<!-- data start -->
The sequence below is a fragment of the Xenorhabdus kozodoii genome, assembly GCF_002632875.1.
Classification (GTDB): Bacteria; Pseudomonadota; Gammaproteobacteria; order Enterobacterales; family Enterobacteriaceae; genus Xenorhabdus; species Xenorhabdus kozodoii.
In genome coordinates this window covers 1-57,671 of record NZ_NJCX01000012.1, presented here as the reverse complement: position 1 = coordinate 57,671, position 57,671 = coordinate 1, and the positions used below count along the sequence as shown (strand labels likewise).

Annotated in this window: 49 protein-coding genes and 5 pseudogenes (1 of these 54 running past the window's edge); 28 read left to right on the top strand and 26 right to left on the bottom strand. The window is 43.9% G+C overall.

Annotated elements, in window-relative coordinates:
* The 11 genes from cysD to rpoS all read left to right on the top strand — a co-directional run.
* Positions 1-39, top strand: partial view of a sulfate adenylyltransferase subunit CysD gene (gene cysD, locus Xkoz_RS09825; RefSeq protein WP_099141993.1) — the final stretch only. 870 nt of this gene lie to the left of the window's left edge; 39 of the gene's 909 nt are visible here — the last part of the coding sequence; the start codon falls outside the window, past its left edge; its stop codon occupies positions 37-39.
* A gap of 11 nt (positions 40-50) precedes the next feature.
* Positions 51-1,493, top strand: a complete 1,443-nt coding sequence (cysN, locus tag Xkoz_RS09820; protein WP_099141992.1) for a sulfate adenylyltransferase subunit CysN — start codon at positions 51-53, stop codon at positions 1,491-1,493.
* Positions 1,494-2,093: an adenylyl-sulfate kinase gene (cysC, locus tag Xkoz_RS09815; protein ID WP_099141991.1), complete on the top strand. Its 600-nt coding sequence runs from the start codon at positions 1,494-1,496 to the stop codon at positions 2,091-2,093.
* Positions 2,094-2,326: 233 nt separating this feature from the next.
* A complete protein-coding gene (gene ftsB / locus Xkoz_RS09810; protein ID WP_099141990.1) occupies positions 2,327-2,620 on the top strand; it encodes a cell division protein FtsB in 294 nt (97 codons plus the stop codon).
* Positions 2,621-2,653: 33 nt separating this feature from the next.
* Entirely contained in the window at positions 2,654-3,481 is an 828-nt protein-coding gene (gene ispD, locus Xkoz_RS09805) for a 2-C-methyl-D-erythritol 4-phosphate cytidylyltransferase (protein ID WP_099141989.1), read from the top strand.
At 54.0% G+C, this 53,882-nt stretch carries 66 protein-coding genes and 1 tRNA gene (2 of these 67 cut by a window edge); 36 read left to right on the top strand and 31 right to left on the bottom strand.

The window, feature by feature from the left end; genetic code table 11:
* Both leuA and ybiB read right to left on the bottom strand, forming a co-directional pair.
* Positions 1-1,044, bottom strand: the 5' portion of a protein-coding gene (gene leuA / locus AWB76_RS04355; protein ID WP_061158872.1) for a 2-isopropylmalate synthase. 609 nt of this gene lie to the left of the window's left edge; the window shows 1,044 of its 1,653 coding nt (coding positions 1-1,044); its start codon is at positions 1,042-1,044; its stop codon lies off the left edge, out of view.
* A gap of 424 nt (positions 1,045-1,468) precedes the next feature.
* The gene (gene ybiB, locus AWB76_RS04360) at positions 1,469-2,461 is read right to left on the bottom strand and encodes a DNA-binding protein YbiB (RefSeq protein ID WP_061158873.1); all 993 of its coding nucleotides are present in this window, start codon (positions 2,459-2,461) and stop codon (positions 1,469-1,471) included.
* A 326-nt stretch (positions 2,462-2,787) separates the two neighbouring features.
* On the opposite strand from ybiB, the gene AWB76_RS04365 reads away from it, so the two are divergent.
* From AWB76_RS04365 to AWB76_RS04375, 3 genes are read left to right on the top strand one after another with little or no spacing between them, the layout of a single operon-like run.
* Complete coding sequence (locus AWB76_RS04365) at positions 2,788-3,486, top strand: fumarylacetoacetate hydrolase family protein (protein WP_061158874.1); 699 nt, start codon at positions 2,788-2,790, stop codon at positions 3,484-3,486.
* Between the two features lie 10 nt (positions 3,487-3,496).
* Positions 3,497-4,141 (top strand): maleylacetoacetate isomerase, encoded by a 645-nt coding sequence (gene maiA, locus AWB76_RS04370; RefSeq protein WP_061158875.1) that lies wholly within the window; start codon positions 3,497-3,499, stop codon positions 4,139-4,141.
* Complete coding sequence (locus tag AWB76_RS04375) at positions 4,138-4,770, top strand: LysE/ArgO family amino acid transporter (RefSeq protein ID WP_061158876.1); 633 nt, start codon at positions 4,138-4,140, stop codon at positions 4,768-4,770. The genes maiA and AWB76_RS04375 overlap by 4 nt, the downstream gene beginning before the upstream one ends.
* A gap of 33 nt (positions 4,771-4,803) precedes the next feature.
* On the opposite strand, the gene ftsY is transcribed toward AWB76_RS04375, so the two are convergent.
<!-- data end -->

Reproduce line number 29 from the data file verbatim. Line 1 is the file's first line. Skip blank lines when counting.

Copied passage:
* On the opposite strand, the gene ftsY is transcribed toward AWB76_RS04375, so the two are convergent.